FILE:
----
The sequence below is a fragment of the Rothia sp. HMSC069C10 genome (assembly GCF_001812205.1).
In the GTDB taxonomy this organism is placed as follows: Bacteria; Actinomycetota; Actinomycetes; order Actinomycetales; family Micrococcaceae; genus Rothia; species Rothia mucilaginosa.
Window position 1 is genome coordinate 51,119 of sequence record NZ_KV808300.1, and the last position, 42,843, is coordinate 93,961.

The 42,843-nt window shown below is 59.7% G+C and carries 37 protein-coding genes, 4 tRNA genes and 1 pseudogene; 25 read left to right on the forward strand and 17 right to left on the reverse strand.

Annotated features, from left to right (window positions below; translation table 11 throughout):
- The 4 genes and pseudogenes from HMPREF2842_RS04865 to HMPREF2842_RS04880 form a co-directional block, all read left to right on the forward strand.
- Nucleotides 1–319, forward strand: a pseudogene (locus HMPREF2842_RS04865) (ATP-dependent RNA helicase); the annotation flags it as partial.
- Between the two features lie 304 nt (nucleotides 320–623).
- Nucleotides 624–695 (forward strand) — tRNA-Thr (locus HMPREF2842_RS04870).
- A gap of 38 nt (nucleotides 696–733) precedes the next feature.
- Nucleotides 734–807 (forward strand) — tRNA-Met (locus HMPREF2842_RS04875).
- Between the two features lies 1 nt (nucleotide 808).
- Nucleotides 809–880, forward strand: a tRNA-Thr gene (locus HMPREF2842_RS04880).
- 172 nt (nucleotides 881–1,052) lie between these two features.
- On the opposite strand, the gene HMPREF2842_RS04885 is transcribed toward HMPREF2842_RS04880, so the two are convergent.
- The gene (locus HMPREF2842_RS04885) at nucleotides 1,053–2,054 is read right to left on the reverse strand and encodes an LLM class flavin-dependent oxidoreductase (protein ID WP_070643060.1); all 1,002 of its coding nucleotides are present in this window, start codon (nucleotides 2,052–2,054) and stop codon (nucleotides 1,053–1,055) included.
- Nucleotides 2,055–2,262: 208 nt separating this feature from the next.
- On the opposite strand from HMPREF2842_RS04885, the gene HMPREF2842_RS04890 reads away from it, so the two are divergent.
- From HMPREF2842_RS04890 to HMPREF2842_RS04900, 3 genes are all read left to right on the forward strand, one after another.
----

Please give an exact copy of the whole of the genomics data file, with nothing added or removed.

The sequence below is a fragment of the Rothia sp. HMSC069C10 genome (assembly GCF_001812205.1).
In the GTDB taxonomy this organism is placed as follows: Bacteria; Actinomycetota; Actinomycetes; order Actinomycetales; family Micrococcaceae; genus Rothia; species Rothia mucilaginosa.
Window position 1 is genome coordinate 51,119 of sequence record NZ_KV808300.1, and the last position, 42,843, is coordinate 93,961.

The 42,843-nt window shown below is 59.7% G+C and carries 37 protein-coding genes, 4 tRNA genes and 1 pseudogene; 25 read left to right on the forward strand and 17 right to left on the reverse strand.

Annotated features, from left to right (window positions below; translation table 11 throughout):
- The 4 genes and pseudogenes from HMPREF2842_RS04865 to HMPREF2842_RS04880 form a co-directional block, all read left to right on the forward strand.
- Nucleotides 1–319, forward strand: a pseudogene (locus HMPREF2842_RS04865) (ATP-dependent RNA helicase); the annotation flags it as partial.
- Between the two features lie 304 nt (nucleotides 320–623).
- Nucleotides 624–695 (forward strand) — tRNA-Thr (locus HMPREF2842_RS04870).
- A gap of 38 nt (nucleotides 696–733) precedes the next feature.
- Nucleotides 734–807 (forward strand) — tRNA-Met (locus HMPREF2842_RS04875).
- Between the two features lies 1 nt (nucleotide 808).
- Nucleotides 809–880, forward strand: a tRNA-Thr gene (locus HMPREF2842_RS04880).
- 172 nt (nucleotides 881–1,052) lie between these two features.
- On the opposite strand, the gene HMPREF2842_RS04885 is transcribed toward HMPREF2842_RS04880, so the two are convergent.
- The gene (locus HMPREF2842_RS04885) at nucleotides 1,053–2,054 is read right to left on the reverse strand and encodes an LLM class flavin-dependent oxidoreductase (protein ID WP_070643060.1); all 1,002 of its coding nucleotides are present in this window, start codon (nucleotides 2,052–2,054) and stop codon (nucleotides 1,053–1,055) included.
- Nucleotides 2,055–2,262: 208 nt separating this feature from the next.
- On the opposite strand from HMPREF2842_RS04885, the gene HMPREF2842_RS04890 reads away from it, so the two are divergent.
- From HMPREF2842_RS04890 to HMPREF2842_RS04900, 3 genes are all read left to right on the forward strand, one after another.